As the state legislature considers proposals for detached accessory dwelling units within the urban growth areas (UGA), legislators are also looking to expand those opportunities in rural areas. HB 1353 would give local governments the option to allow detached accessory dwelling units (ADUs)or “cottages” in or outside the UGA.
Sponsored by Rep. Brandon Vick (R-18), the bipartisan bill received far less pushback at a Feb. 14 public hearing of the House Environment & Energy Committee than similar legislation, likely due to the bill language making it voluntary rather than required.
Cottages are seen by builders and some policymakers as one way to improve housing affordability for newly-married couples, young professionals and retirees who don’t want to sell their property. The city of Seattle is looking to streamline its ADU permitting process after a study found 55,000 potential new ADUs could be built on existing land.
Under the state Growth Management Act, counties can zone for cottages within the UGA. However, ADUs can only be built on rural land if they are attached to the existing house.
Vick told committee members that “really what we’re looking for is another way for a family to be able to have the parents age in place, another way for the student who just graduated college and can’t afford a home to be in an affordable situation but still have some independence.”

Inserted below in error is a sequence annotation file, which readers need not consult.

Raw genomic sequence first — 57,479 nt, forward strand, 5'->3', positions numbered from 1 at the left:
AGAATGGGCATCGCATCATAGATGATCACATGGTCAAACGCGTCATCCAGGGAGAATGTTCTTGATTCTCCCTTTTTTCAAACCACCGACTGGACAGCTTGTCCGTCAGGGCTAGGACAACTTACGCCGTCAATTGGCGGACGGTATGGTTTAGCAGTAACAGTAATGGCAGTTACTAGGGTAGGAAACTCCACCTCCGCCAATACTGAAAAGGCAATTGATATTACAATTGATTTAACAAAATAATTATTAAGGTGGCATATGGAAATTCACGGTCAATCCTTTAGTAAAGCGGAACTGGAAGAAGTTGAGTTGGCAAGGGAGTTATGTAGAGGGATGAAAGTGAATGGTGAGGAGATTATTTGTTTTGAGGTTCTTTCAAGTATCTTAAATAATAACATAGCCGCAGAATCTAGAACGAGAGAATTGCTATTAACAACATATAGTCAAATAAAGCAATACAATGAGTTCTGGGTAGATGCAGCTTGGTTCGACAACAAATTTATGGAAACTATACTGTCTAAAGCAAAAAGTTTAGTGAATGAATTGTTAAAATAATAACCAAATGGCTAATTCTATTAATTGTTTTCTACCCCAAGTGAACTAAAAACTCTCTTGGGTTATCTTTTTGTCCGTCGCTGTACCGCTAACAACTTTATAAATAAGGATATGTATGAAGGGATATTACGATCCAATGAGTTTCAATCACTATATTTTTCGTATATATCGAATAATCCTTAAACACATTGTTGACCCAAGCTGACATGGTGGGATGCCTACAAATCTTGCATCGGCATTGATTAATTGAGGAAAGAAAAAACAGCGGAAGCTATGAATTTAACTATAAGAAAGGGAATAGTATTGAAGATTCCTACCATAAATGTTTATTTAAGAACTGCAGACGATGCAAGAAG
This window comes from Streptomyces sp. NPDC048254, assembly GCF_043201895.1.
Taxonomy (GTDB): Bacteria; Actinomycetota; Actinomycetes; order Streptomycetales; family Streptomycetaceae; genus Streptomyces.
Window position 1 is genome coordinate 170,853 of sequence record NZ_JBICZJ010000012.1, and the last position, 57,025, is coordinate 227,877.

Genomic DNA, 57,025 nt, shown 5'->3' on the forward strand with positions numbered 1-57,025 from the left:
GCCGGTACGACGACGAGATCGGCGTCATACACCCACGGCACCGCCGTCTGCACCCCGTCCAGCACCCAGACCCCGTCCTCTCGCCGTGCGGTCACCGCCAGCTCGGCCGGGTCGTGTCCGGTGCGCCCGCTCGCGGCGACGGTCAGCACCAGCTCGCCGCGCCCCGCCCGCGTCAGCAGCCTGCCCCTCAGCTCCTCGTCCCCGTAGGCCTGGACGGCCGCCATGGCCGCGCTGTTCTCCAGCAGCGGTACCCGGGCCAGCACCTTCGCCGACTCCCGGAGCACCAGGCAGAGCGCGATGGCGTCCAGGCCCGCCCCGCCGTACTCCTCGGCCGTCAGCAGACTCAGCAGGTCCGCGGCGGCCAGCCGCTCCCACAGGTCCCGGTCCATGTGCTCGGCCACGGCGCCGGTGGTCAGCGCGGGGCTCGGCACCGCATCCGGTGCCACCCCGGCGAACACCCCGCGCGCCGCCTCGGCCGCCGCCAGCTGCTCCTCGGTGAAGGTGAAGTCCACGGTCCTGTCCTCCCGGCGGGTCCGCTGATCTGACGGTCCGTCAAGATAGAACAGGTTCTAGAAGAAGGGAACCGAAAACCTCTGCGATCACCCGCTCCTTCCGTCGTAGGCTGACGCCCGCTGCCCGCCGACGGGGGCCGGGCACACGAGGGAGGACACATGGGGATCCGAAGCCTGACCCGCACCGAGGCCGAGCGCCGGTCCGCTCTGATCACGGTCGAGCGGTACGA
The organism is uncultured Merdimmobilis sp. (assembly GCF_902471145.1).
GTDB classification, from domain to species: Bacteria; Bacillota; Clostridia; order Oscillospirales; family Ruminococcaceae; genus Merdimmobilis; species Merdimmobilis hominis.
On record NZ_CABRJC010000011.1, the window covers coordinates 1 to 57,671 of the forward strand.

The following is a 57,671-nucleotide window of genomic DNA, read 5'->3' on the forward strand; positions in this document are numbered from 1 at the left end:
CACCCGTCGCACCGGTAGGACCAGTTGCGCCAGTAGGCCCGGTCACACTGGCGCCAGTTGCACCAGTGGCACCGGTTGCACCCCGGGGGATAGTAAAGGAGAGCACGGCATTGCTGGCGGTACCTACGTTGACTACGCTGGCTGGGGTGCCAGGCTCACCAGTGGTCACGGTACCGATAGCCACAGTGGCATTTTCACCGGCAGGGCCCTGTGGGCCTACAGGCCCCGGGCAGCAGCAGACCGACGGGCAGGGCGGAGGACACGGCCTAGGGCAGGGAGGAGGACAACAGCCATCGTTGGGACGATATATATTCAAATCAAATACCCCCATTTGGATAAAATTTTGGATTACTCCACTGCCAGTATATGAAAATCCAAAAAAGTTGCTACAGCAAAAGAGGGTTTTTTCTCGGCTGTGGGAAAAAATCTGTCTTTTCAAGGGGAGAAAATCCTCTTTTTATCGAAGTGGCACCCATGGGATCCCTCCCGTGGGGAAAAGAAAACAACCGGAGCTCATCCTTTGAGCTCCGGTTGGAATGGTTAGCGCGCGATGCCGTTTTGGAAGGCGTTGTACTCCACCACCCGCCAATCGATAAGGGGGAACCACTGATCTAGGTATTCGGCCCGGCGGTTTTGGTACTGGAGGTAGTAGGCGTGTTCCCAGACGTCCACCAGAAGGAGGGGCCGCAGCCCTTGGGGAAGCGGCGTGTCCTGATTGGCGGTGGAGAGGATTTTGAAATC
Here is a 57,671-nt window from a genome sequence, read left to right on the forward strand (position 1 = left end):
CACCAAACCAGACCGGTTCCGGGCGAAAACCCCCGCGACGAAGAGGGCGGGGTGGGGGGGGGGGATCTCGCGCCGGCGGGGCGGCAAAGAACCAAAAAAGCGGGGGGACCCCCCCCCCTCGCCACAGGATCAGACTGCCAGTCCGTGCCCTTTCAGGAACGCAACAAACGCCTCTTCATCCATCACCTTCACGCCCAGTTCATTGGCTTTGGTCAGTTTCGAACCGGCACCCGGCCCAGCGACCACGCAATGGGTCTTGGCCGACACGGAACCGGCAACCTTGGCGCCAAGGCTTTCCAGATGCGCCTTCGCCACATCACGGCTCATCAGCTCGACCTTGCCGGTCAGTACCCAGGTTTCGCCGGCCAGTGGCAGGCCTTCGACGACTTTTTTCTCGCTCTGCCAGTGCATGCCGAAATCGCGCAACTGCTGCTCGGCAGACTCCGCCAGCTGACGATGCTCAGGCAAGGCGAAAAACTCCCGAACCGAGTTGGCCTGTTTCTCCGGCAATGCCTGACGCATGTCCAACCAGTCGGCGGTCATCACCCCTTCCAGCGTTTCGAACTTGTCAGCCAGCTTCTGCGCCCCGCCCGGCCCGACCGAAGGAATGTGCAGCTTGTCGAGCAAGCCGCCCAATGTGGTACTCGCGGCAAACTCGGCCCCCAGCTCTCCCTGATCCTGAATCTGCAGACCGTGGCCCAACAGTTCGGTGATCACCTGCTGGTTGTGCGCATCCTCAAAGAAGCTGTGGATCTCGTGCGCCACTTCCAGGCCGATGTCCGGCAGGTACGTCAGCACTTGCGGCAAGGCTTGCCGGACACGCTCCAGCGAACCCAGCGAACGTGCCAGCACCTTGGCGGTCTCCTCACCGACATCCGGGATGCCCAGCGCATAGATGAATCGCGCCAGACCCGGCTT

The proposal is similar to HB 2503, which Vick sponsored last year. However, the bill faced opposition that prevented it from clearing the House Committee on Community Development, Housing & Tribal Affairs after a public hearing. Vick said that there were concerns that the bill was too vague in how it defined detached ADUS, leading to fears that regular-size houses would be built.
He added that they’re “not looking to build McMansions and swimming pools.”
The move is supported by the Building Industry Association of Washington, Washington REALTORs and the Master Builders Association of King and Snohomish Counties. Also supportive are local governments such as Clark County. Lobbyist Josh Weiss told committee members cottages “are a nice opportunity to provide the ability for elderly people to continue to age in place, age with their families. It’s also an opportunity in the farming community for younger farmers to be able to get started in the farming business while their parents stay on the farm with them. Having that sort of joint family situation together makes a lot of sense, we think.”
One concern raised by Chair Joe Fitzgibbon (D-34) is how counties would be able to handle the added demand on local infrastructure such as roads or fire servicers. Weiss replied that demand isn’t likely to be that high, though he added they’re open to further stipulations “if that’s necessary to move it (the bill) forward.”
No further action has been scheduled for HB 2503.